- On Tuesdays, we discuss these words as a class and practice using them in sentences verbally and in writing.
- Wednesdays are engaging. We play Pictionary and charades for a kinesthetic approach.
- Thursdays are fun because each student writes a test question about a word of their choice. Then, the class rotates around the room, and each student writes down his/her answer to that question on a piece of notebook paper. It’s an informal, student-generated quiz that doubles as a whole-class review opportunity.
- Friday is either a quiz day or a differentiated learning approaches review day.
In my experience, root words are tough for students to remember – even when teachers use best-practice instructional approaches. My students who have always excelled at root words are those who are currently in or who have previously taken Latin class. They have prior knowledge of the content, so the connections they make are stronger.
Recently, however, I came across an idea in Gallagher’s Deeper Reading. It totally made sense. The basic concept is to have students memorize the meanings of the most common prefixes, roots, and suffixes in order to be able to attack unfamiliar words skillfully. He calls it the 30-15-10 list (thirty prefixes, fifteen roots, and ten suffixes).
4. Text-Based Vocabulary
Teachers and students can work together to generate their own vocabulary lists based upon course texts. Whether you are the one who is selecting the words or you’re using words from a resource you have purchased, you need research-based vocabulary activities to support retention.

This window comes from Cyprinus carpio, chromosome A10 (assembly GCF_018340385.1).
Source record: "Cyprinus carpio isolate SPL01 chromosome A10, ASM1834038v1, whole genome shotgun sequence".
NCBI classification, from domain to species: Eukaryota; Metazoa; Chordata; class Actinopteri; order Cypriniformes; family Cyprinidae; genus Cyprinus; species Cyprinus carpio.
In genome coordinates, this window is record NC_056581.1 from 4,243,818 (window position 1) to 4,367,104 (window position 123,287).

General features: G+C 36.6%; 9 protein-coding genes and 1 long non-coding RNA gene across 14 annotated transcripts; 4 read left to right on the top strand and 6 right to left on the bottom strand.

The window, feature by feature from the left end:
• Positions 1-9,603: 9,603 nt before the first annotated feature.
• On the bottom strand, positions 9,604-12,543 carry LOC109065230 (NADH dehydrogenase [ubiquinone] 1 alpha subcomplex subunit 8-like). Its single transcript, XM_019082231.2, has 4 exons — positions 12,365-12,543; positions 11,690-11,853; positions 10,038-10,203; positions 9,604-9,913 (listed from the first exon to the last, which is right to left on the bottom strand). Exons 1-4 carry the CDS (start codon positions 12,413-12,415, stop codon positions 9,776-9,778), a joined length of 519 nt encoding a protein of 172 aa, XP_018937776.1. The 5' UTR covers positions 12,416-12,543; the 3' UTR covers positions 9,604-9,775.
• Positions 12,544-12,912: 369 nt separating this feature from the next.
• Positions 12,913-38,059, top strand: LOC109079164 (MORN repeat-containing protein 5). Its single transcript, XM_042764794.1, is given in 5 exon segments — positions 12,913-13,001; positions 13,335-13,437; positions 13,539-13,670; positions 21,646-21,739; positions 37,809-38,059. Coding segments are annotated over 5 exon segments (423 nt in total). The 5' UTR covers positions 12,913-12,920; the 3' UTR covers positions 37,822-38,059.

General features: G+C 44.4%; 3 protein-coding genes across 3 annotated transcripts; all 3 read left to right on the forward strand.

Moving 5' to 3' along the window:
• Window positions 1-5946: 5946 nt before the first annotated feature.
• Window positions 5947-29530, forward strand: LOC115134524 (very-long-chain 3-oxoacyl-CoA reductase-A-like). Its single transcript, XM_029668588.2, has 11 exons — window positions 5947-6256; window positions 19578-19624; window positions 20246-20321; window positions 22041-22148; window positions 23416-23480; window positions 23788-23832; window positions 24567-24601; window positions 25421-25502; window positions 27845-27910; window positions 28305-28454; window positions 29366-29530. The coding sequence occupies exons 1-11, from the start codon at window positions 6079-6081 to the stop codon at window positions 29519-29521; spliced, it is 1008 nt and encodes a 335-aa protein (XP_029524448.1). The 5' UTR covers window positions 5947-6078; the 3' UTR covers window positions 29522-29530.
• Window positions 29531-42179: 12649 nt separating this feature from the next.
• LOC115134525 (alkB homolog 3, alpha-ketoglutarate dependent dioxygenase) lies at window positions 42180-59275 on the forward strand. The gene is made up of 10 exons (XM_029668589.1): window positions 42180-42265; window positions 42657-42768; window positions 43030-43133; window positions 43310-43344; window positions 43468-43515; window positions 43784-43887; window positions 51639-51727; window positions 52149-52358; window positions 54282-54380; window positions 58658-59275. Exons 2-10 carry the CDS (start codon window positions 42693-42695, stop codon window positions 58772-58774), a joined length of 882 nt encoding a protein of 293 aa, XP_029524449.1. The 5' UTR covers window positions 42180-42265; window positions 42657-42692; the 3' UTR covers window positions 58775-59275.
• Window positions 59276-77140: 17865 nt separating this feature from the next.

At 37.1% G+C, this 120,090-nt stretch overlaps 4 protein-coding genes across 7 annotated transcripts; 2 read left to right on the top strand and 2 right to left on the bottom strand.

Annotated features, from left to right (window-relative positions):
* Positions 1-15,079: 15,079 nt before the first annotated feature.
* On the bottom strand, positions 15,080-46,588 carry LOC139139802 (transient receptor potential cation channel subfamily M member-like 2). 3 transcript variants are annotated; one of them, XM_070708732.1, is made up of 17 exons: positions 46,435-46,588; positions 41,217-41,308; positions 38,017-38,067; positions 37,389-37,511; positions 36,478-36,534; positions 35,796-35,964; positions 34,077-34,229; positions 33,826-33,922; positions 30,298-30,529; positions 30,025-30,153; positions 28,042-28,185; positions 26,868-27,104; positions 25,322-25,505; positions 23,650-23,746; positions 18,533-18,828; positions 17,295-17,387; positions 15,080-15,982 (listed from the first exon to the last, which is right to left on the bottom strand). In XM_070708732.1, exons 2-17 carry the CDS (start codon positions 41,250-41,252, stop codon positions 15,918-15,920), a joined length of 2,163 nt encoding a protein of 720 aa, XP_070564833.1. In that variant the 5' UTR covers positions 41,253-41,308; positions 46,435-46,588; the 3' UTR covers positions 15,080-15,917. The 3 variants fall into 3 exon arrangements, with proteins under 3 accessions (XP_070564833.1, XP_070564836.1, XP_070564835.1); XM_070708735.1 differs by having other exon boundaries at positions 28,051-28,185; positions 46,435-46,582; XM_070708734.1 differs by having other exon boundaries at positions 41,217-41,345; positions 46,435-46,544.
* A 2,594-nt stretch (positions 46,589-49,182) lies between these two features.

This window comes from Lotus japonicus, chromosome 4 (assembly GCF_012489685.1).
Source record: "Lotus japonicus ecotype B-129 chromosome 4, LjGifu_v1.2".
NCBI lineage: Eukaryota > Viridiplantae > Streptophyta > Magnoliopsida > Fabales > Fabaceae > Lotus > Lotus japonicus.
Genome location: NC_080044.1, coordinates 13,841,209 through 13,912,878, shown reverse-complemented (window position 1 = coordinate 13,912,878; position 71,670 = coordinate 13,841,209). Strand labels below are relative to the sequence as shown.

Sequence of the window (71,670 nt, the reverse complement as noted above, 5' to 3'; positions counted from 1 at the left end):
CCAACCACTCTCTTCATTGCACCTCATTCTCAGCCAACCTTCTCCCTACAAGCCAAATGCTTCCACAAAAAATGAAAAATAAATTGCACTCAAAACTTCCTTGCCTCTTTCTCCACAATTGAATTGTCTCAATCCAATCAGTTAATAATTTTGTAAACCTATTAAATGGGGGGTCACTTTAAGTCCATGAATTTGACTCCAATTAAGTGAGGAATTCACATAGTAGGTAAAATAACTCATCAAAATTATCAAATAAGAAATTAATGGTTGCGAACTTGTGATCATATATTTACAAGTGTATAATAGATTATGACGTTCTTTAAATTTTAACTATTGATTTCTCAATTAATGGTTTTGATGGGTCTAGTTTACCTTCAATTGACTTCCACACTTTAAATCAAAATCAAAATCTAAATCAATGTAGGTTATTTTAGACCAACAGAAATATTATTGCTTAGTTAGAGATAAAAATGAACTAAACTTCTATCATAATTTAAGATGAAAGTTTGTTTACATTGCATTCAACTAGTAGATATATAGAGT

The issue I’ve always had with selecting words from stories is that we often only come across that word once or twice in literature. That’s hardly enough time to truly give it the attention it deserves. The best way I’ve found to address the situation is to introduce all of the words for a given unit up front. After the first day of direct instruction, we spend time reviewing on a daily basis. If you’ve poked around my blog at all, you already know I like to usea variety of engaging vocabulary teaching approaches to help words stick.
Vocabulary.com is another program teachers could consider using. In my opinion, its greatest strength is that teachers can paste excerpts from course texts into the program. It will then scrub the text for difficult words and help generate a list. Like No Red Ink, Vocabulary.com has practice exercises and games as well as online quizzes for students to complete, which cut down on creating and grading.
Still, I wouldn’t recommend using vocabulary.com as the only means of word instruction. Students need more than a website to retain new word meanings and use them skillfully in writing.
Because of the constant changes in education, I’ve had to switch my vocabulary instruction approaches multiple times. Each time, I’ve adapted and found a way to teach effectively so that students not only retained word meanings but also developed an appreciation for our language.
When selecting a vocabulary program for your school, think about your teaching strengths, course requirements, student needs, and the time you have to devote to creating lists and materials. Regardless of the approach you select, you’ll need meaningful activities that will engage students and push them toward retention. Click on the vocabulary activities image below to see some of my favorite approaches that are rooted in vocabulary research and can be used with any Tier 2 list.